Date

5-26-2020

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California during the Progressive Era was a hotbed of racism against Asians. Chinese Exclusion Act of 1882 and Immigration Act of 1907 effectively blocked Chinese and Japanese laborers from immigrating to the U.S., and laborers who already immigrated to California before these laws faced both segregation as well as verbal and physical attacks. However, Chinese and Japanese students continued visiting California to study in higher institutions throughout this period, and little is known about them. Drawing from news articles and university archives, I conclude that Japanese and Chinese students studying at Stanford University and the University of California (Berkeley) faced significantly less racism and received academic and social opportunities similar to those of white students. This case study documents that American higher education functioned as a diplomacy building site for the U.S. and Asian countries. I argue that the experiences of racism changed significantly based on ones’ immigration and socioeconomic status. Finally, I conclude that even blatant racism is complex and fluid in its nature and the experiences of it could differ significantly.

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May 26th, 12:00 AM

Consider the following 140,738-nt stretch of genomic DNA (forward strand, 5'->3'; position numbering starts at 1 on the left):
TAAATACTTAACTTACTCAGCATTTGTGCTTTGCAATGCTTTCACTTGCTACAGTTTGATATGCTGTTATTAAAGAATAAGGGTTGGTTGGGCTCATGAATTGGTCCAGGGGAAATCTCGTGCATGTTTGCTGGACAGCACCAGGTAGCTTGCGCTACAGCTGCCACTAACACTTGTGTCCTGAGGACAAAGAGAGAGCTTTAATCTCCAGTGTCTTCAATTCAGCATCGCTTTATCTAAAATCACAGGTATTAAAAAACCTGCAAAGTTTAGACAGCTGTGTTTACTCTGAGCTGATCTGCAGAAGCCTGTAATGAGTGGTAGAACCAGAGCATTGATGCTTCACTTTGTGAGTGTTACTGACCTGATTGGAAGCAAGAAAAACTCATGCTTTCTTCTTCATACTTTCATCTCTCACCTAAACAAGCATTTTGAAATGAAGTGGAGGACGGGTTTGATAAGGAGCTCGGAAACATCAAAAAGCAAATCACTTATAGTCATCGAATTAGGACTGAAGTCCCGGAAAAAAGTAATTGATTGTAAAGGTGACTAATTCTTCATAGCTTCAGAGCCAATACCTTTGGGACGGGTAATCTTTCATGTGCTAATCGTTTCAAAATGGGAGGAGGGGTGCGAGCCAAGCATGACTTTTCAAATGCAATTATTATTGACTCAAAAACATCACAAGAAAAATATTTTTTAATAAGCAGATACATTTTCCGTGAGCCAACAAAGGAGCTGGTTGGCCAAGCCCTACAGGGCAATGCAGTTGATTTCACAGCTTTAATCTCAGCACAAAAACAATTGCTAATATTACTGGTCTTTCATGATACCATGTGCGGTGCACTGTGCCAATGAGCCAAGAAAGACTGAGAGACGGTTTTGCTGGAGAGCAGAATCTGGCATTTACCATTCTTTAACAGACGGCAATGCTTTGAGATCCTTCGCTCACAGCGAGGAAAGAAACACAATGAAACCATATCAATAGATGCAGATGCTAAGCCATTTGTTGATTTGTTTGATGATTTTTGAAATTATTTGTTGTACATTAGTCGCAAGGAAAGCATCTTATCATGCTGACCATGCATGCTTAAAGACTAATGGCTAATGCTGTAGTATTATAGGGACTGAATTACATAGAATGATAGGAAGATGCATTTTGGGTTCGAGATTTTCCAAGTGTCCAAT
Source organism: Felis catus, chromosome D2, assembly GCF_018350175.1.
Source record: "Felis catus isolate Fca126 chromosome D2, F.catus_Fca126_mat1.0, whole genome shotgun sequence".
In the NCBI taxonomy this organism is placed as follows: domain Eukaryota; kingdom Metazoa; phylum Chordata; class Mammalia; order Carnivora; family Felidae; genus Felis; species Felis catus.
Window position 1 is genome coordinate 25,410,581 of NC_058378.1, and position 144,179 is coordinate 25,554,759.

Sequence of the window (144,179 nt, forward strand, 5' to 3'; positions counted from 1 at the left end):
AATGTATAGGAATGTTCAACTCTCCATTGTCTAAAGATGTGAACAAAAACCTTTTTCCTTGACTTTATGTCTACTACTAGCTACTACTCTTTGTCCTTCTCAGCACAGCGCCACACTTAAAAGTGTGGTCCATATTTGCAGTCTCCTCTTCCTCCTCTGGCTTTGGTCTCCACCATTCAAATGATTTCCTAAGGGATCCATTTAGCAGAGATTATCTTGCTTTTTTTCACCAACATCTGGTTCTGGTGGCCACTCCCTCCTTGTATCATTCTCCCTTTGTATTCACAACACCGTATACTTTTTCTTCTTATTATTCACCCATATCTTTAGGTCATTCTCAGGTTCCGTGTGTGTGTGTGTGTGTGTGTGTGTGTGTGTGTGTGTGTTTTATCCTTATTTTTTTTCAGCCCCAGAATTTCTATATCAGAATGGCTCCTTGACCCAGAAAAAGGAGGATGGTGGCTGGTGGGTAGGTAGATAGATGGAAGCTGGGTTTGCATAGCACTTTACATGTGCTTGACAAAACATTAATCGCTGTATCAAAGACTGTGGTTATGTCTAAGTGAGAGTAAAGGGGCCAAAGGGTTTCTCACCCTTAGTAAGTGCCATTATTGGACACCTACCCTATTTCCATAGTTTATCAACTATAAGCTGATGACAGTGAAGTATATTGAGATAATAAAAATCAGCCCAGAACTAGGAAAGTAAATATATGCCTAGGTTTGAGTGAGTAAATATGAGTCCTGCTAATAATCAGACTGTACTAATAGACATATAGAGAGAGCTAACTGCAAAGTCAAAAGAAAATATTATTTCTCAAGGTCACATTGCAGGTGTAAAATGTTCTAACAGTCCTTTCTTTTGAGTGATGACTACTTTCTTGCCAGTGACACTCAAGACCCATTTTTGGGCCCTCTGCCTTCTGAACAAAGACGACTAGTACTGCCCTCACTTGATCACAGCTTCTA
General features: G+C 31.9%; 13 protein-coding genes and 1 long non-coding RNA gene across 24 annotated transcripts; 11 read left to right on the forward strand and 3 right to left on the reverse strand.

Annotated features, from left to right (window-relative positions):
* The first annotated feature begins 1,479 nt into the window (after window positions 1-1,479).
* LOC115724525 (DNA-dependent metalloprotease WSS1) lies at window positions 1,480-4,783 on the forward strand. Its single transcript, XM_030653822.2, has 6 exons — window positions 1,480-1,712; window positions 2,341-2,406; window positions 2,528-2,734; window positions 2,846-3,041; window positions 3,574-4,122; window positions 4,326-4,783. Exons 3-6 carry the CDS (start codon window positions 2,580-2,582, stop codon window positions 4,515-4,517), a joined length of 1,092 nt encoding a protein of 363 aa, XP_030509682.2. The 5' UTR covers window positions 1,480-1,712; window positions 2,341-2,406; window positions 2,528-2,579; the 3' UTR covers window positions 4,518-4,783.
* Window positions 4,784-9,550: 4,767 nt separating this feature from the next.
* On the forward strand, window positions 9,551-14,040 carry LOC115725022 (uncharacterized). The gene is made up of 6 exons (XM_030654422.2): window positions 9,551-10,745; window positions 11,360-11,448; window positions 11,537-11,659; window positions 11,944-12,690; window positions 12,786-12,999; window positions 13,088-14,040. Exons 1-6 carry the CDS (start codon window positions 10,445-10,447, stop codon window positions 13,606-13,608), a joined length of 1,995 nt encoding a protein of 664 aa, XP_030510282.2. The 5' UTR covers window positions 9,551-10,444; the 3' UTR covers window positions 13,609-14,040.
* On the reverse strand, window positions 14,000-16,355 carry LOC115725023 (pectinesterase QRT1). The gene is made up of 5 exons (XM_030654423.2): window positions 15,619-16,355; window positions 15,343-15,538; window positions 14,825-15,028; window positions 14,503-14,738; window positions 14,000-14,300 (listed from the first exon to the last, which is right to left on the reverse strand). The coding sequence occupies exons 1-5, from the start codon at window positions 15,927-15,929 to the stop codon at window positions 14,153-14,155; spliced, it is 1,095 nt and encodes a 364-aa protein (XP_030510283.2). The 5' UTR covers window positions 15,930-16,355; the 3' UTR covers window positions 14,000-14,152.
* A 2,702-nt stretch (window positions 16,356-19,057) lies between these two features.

A Bubble of the American Dream: Experiences of Asian students at key universities in the midst of racist movements in Progressive-Era California

California during the Progressive Era was a hotbed of racism against Asians. Chinese Exclusion Act of 1882 and Immigration Act of 1907 effectively blocked Chinese and Japanese laborers from immigrating to the U.S., and laborers who already immigrated to California before these laws faced both segregation as well as verbal and physical attacks. However, Chinese and Japanese students continued visiting California to study in higher institutions throughout this period, and little is known about them. Drawing from news articles and university archives, I conclude that Japanese and Chinese students studying at Stanford University and the University of California (Berkeley) faced significantly less racism and received academic and social opportunities similar to those of white students. This case study documents that American higher education functioned as a diplomacy building site for the U.S. and Asian countries. I argue that the experiences of racism changed significantly based on ones’ immigration and socioeconomic status. Finally, I conclude that even blatant racism is complex and fluid in its nature and the experiences of it could differ significantly.